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Complainant awarded 5,000 NIS over police negligence


Honenu Attorney Menashe Yado; Photo credit: Honenu

Honenu Attorney Menashe Yado; Photo credit: Honenu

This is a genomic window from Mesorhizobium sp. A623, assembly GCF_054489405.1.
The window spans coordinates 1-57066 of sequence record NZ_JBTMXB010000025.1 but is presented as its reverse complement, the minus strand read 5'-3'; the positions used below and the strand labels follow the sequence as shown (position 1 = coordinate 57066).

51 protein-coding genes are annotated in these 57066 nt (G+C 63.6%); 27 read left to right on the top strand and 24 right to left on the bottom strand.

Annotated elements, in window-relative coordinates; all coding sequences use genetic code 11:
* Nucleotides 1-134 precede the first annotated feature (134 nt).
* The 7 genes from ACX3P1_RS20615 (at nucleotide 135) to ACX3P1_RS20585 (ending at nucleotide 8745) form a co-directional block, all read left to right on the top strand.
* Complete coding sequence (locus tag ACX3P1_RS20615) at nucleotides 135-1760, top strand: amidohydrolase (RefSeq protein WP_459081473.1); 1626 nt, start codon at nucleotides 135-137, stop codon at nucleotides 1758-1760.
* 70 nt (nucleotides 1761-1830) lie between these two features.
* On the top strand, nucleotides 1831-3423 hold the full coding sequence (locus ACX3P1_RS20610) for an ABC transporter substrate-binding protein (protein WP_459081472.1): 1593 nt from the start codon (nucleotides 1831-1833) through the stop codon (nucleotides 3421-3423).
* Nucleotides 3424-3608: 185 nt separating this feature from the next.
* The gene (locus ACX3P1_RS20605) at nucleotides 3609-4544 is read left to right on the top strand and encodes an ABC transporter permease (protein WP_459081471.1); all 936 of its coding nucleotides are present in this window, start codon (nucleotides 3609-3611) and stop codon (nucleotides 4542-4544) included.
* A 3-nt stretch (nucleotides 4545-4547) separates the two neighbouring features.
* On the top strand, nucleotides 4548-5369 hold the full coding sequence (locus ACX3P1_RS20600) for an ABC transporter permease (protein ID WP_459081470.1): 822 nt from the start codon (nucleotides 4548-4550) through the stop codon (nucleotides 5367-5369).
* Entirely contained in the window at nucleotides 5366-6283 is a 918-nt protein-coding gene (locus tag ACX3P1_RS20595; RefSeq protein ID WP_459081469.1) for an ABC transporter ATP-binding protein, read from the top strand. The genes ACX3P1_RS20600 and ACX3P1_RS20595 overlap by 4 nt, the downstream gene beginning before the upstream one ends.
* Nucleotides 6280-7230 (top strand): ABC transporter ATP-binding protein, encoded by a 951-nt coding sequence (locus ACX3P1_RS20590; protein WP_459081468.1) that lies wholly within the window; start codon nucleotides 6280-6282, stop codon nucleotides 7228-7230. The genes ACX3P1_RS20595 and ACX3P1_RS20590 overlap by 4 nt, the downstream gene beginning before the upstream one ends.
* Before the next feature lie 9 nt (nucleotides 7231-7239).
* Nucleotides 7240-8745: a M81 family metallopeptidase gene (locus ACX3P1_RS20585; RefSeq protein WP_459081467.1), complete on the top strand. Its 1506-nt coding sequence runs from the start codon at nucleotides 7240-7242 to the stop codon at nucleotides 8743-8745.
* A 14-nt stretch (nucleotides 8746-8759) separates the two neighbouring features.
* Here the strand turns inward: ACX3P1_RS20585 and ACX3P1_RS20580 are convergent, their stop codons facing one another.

Sunday, May 31, 2020, 11:37 In her decision regarding an incident which occurred approximately five years ago, Hadera Magistrates Court Judge Hadassa Assif ruled that the police must compensate S. for detention and interrogation in violation of the law on Shabbat. In her ruling, Judge Assif leveled criticism at the police for not exercising independent judgment, but rather relying on information transferred from the GSS without any additional examination. Honenu Attorney Menashe Yado: “The ruling puts an end to a five-year saga, during which the complainant refuted the legality of and the justification for the policemen hastily removing him from a synagogue on a Shabbat evening for a strange and meaningless police interrogation. In the decision, which encompasses a long string of failures and negligence on the part of the police, it was ruled that there was no justification whatsoever for the detention. “In a decision bearing consequences beyond the complainant’s personal case, the court accepted our fundamental claim that when the GSS wants to detain someone via the police, the police must exercise independent judgment and act according to the criteria of the police, and not blindly according to GSS orders. We welcome the ruling, on a personal level for the complainant, and also for the principle of it.” On a Shabbat evening approximately five years ago, policemen entered the synagogue where S. was praying and detained him for interrogation. S. did not want to desecrate Shabbat and therefore requested permission to report on his own to the police station. The policemen agreed and drove away. S. arrived at the police station approximately a half an hour later. At the police station S. was interrogated under warning by an interrogator about a post that he had uploaded to Facebook. The post was not presented to S., however his fingerprints and DNA samples were taken. He was also photographed. Afterwards he was released to his home and he was not interrogated again. Several weeks later the case was closed due to lack of evidence. Approximately two years after the detention, S. sued the police over the interrogation on Shabbat due to its lack of urgency. Moreover, S. although he is Shabbat-observant, was required to give fingerprints and be photographed, which is contrary to police directives. The police denied the claims made by S. and explained that the interrogation was carried out one day after the murder of Rabbi Eitam and Na’ama Henkin, and that S. “Expressed himself concerning a future attack on mosques, in an action classified as ‘price tag’.” In light of the urgency of the matter, a police car was sent to his home to locate, detain and bring him to the police station in order to prevent “an act liable to endanger his safety and that of the public.” Judge Assif rejected the explanations by the police and very severely censured their conduct: “It is not clear what aroused, supposedly, the suspicion of an immediate threat to the public peace. In fact, it has not been proven that the police or any of the policemen had a reasonable basis for assuming that the complainant was about to commit a crime liable to endanger public peace, all the more so an immediate threat.” Additionally, Judge Assif mentioned that the claim by the police concerning remarks by S. was not proven: “No details were even given as to how the expression was made, in writing or orally. It is not clear whether the expression is from 2.10.2015 or from another date.” The reliance by the police on information transferred to them by the GSS was also highly problematic to Judge Assif: “From testimonies by the policemen a disturbing picture arises, very disturbing. Not one of them exercised independent judgment or examined for himself if there was a reasonable basis for the suspicion.” Judge Assif added that the GSS chose to have the police detain S.: “Because the task was imposed on the police, in any event they should have exercised independent judgment! They are not permitted to, and must not, replace their judgment with that of the GSS.” In her decision, Judge Assif detailed the the negligence of the police: the conversation with the GSS was not documented in the investigative file, the investigative file did not include the action report of the patrol policemen who arrived at S.’s home, the information transferred to the interrogator was not recorded in an organized manner in the file, and therefore it is not clear what the information was on the basis of which the police interrogated the complainant, and there are additional flaws. In the conclusion of the ruling, Judge Assif wrote that the detention of the complainant for interrogation was not according to law. Additionally, the police were negligent in their detention and insistence to interrogate S. on Shabbat, when there was no genuine basis for their haste. Also it turned out during the deliberation that the policemen had ignored the rights of the complainant as a detainee and an interrogatee on Shabbat, because they did not recognize the police regulations for maintaining the rights of interrogatees on Shabbat. Judge Assif ruled that the police must pay the complainant 5,000 NIS in compensation, and an additional 5,000 NIS for court expenses and attorneys’ fees.

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